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During the past few issues Starting Out has been covering all of the different career pathways open to students and recent graduates within the dental profession. Many people mistakenly believe that becoming a dentist limits your career options, however, as we have discovered, there are many different avenues to explore.

We have looked at a dental careers within the hospital and community systems, in academia, the armed forces, the corporate world and general practice, however a life of clinical work isn’t the only option available to you as you begin your career.

Indeed, there are many other areas that experienced and non-experienced dentists diversify into for a variety of reasons. Maybe it is because during your training you discovered that clinical work wasn’t for you or maybe you are determined to shake up your career by spending a couple of days a week doing non-clinical work. Whatever your reasons, there is much to explore for those who are determined.

One of the options you may want to consider is dental journalism. Now, I may be doing myself out of a job here, but if you feel that you have a flair for writing and the technical knowledge to back it up then this could be a good option. If you look at many of the dental publications on the market, they will have staff who have been – or still are – dentists, and if you look a little wider to medical publishing as a whole and there are lots of opportunities, from writing patient information content for the NHS website to working as a news editor on a dental journal. If you decide to follow this pathway, it is essential that you take it seriously and put as much preparation into it as possible. Here, we give you a few pointers to get you started:

• Don’t be under any illusions – journalism is an incredibly competitive and crowded area to choose as a career. Many people who are already working as journalists will have trained at university on a related course, so will have more writing experience to get them started. However, on the plus side they may be lacking in the technical knowledge that gives you the edge. Make the most of this and if you get the odd knock-back, remember that this is your most valuable asset.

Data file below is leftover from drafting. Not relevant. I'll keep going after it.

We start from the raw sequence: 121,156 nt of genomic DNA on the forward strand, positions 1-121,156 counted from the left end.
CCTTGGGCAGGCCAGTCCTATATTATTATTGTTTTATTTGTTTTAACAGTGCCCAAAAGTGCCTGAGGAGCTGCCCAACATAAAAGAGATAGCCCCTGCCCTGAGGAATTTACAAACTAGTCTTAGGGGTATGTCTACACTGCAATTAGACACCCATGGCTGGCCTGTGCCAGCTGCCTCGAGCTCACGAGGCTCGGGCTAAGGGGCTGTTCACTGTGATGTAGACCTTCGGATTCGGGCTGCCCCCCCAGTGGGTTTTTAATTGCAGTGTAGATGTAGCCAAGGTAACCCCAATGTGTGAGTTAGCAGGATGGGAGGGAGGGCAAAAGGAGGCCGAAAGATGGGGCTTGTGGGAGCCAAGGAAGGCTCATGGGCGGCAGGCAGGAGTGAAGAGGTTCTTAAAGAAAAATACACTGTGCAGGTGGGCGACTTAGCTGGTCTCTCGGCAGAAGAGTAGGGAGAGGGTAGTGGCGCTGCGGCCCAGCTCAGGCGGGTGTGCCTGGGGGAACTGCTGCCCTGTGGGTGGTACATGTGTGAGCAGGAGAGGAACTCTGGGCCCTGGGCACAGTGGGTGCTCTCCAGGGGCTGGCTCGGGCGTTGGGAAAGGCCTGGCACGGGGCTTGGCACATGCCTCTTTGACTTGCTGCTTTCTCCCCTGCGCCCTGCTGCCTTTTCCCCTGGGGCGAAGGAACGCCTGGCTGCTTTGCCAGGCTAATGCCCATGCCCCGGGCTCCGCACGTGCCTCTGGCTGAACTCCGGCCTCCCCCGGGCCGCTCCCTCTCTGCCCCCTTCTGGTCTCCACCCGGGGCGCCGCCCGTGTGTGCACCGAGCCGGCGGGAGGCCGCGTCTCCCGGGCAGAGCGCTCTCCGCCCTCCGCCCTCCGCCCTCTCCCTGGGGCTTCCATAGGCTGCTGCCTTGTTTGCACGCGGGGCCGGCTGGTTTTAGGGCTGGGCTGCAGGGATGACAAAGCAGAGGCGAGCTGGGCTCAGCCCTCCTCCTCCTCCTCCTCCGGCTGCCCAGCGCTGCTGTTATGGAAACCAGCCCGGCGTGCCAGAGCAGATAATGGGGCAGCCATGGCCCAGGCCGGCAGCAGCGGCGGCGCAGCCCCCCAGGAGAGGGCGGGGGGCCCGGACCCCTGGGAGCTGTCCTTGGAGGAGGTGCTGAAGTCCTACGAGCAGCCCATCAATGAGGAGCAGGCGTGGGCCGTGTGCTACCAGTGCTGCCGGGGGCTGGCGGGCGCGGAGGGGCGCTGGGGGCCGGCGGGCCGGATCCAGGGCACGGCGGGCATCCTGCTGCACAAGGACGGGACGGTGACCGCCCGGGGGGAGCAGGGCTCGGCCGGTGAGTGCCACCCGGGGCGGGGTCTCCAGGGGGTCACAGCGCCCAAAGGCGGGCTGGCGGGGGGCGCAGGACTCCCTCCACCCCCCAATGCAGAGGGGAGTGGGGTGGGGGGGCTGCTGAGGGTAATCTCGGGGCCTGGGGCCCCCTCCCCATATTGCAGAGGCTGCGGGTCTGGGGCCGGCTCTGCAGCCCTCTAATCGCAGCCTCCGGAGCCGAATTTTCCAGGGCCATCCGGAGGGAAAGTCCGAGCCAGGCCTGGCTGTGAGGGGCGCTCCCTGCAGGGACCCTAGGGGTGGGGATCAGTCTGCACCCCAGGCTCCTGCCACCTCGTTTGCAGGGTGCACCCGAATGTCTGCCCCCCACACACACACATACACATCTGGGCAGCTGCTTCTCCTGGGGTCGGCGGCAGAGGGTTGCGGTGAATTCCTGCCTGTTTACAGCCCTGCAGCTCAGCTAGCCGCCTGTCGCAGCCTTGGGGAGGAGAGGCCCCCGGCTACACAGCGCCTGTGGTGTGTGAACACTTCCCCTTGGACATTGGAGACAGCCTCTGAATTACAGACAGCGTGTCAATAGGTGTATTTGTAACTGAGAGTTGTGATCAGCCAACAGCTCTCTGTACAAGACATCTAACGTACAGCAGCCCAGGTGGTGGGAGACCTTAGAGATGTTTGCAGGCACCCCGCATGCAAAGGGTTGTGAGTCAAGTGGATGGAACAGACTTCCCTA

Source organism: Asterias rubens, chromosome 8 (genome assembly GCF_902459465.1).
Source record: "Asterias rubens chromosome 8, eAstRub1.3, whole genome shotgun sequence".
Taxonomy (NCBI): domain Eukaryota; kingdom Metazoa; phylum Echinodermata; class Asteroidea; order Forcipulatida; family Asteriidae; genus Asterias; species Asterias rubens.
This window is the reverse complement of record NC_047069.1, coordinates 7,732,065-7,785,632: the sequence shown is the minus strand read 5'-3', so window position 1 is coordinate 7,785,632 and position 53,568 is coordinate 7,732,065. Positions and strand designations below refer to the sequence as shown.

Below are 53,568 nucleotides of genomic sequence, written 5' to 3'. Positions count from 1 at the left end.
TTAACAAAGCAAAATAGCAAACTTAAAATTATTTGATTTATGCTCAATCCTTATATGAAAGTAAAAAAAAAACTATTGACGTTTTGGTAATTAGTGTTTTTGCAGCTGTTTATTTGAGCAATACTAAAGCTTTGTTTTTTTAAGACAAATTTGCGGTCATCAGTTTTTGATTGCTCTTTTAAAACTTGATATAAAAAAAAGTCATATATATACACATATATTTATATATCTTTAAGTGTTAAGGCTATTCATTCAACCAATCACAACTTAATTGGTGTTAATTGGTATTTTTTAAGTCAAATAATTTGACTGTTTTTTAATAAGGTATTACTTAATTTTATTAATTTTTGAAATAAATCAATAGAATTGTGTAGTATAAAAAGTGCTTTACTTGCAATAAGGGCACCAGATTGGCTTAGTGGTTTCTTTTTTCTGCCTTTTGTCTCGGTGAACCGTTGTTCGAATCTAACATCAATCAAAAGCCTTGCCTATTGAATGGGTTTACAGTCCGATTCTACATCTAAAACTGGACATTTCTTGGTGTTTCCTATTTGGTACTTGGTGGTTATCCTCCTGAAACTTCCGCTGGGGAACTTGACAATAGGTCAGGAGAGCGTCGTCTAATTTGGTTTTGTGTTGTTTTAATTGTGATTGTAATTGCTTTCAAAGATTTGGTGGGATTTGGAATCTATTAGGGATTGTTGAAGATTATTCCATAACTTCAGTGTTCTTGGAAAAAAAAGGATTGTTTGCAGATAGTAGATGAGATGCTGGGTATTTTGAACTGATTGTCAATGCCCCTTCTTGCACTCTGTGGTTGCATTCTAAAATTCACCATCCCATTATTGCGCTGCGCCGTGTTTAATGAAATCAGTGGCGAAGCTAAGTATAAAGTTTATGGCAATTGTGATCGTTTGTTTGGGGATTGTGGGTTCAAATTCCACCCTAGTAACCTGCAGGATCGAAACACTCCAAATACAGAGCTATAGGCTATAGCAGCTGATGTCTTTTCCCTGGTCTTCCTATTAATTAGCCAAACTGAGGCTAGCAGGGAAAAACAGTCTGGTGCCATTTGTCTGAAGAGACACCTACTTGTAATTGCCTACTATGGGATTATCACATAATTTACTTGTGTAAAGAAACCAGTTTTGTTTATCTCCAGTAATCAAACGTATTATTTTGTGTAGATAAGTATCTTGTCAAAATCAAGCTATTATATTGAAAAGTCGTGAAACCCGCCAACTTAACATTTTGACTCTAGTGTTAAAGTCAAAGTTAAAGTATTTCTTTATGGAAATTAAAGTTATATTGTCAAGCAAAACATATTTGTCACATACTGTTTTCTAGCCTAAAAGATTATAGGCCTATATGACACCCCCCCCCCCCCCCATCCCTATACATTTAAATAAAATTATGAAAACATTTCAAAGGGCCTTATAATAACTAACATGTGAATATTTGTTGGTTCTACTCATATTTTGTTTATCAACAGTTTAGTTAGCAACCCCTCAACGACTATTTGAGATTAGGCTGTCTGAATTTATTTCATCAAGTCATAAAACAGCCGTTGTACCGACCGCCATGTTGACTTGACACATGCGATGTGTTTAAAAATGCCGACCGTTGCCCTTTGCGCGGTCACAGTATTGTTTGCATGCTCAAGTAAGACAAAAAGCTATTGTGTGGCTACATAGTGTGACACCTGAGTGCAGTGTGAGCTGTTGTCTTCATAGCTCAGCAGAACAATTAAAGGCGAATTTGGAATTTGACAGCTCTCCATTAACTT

• Are you prepared to earn considerably less than your colleagues from dental school? If the answer is ‘no’, stop reading now. Journalism isn’t a highly paid profession unless you are at the top of the game, but you will find many journalists choose the life because they genuinely get a lot out of the job. Of course you may be one of the lucky ones who gets to combine life in practice as a dentist with a regular column or editing work for a dental journal, which will ensure you sustain as good a salary as many of your peers. However, in truth, these jobs are rare and require a great deal of talent and experience, as well as a flair for networking.

• If you want to devote your career to dental journalism, the first thing to do is brush up on your writing skills. Although you may have been required to write essays

during your time at dental school, it doesn’t necessarily mean that your spelling and grammar is up to scratch. In fact, it almost certainly isn’t – even seasoned journalists make mistakes sometimes, so it is a good idea to spend some time studying any troublesome words.

• Look into extra training opportunities. There are many full-time and part-time courses for budding journalists that will give you a well-rounded experience of what this type of job is all about. Even if you are intending to specialise in dentistry, it is well worth investing the time and money in such courses. You never know, you could change direction completely and within a couple of years find yourself writing a showbiz gossip column for the News of the World.

• Read as much as you can. You will find many journalists spend a great deal of time poring over papers and magazines. Reading keeps you to date with current issues in your field, gets your creative juices flowing and helps you to identify different writing styles that you like. You may discover that you are a budding A.A. Gill or maybe a Polly Toynbee? Whoever you enjoy, reading can be a source of inspiration for your own work.

• Work experience is worth its weight in gold. If you can afford to do it, do as much as you can. It will give you precious cuttings you can use when you go to interviews or talk to editors and it will give you the confidence to develop your own style.

• Cultivate contacts. Make sure you know who is who within the dental press and then introduce yourself. It is best to do this via email as many editors are simply too busy to speak to every trainee journalist over the phone. Outline your experience, come up with a couple of killer story ideas and ask if they would like to discuss it further. They may not have the budget to commission you or have a position available at that time, but they may just remember you for next time.

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